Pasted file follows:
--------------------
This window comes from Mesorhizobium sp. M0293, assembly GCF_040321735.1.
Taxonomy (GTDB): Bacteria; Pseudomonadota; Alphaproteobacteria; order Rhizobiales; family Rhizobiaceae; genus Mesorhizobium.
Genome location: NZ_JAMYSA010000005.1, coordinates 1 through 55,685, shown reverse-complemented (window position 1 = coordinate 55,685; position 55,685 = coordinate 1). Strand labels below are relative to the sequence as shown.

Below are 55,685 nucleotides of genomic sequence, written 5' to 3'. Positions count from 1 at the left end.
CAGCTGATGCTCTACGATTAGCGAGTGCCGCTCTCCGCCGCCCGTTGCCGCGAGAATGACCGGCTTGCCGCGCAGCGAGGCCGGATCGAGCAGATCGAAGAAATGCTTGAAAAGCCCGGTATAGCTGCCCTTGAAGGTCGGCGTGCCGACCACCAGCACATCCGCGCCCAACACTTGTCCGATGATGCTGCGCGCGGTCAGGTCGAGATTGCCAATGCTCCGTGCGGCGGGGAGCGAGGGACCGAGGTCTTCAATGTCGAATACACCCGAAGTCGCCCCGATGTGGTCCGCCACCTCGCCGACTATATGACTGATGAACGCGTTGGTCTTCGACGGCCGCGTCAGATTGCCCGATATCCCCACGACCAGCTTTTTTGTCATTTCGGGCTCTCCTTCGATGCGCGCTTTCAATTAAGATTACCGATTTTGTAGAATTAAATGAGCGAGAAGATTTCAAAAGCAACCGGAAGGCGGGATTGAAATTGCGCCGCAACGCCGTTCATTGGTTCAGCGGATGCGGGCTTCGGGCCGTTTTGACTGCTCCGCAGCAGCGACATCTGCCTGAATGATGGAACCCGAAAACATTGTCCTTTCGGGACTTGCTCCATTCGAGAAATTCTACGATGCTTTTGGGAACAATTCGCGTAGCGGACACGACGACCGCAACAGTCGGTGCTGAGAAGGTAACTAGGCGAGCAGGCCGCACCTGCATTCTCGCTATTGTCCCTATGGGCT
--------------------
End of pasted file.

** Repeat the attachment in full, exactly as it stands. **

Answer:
This window comes from Mesorhizobium sp. M0293, assembly GCF_040321735.1.
Taxonomy (GTDB): Bacteria; Pseudomonadota; Alphaproteobacteria; order Rhizobiales; family Rhizobiaceae; genus Mesorhizobium.
Genome location: NZ_JAMYSA010000005.1, coordinates 1 through 55,685, shown reverse-complemented (window position 1 = coordinate 55,685; position 55,685 = coordinate 1). Strand labels below are relative to the sequence as shown.

Below are 55,685 nucleotides of genomic sequence, written 5' to 3'. Positions count from 1 at the left end.
CAGCTGATGCTCTACGATTAGCGAGTGCCGCTCTCCGCCGCCCGTTGCCGCGAGAATGACCGGCTTGCCGCGCAGCGAGGCCGGATCGAGCAGATCGAAGAAATGCTTGAAAAGCCCGGTATAGCTGCCCTTGAAGGTCGGCGTGCCGACCACCAGCACATCCGCGCCCAACACTTGTCCGATGATGCTGCGCGCGGTCAGGTCGAGATTGCCAATGCTCCGTGCGGCGGGGAGCGAGGGACCGAGGTCTTCAATGTCGAATACACCCGAAGTCGCCCCGATGTGGTCCGCCACCTCGCCGACTATATGACTGATGAACGCGTTGGTCTTCGACGGCCGCGTCAGATTGCCCGATATCCCCACGACCAGCTTTTTTGTCATTTCGGGCTCTCCTTCGATGCGCGCTTTCAATTAAGATTACCGATTTTGTAGAATTAAATGAGCGAGAAGATTTCAAAAGCAACCGGAAGGCGGGATTGAAATTGCGCCGCAACGCCGTTCATTGGTTCAGCGGATGCGGGCTTCGGGCCGTTTTGACTGCTCCGCAGCAGCGACATCTGCCTGAATGATGGAACCCGAAAACATTGTCCTTTCGGGACTTGCTCCATTCGAGAAATTCTACGATGCTTTTGGGAACAATTCGCGTAGCGGACACGACGACCGCAACAGTCGGTGCTGAGAAGGTAACTAGGCGAGCAGGCCGCACCTGCATTCTCGCTATTGTCCCTATGGGCT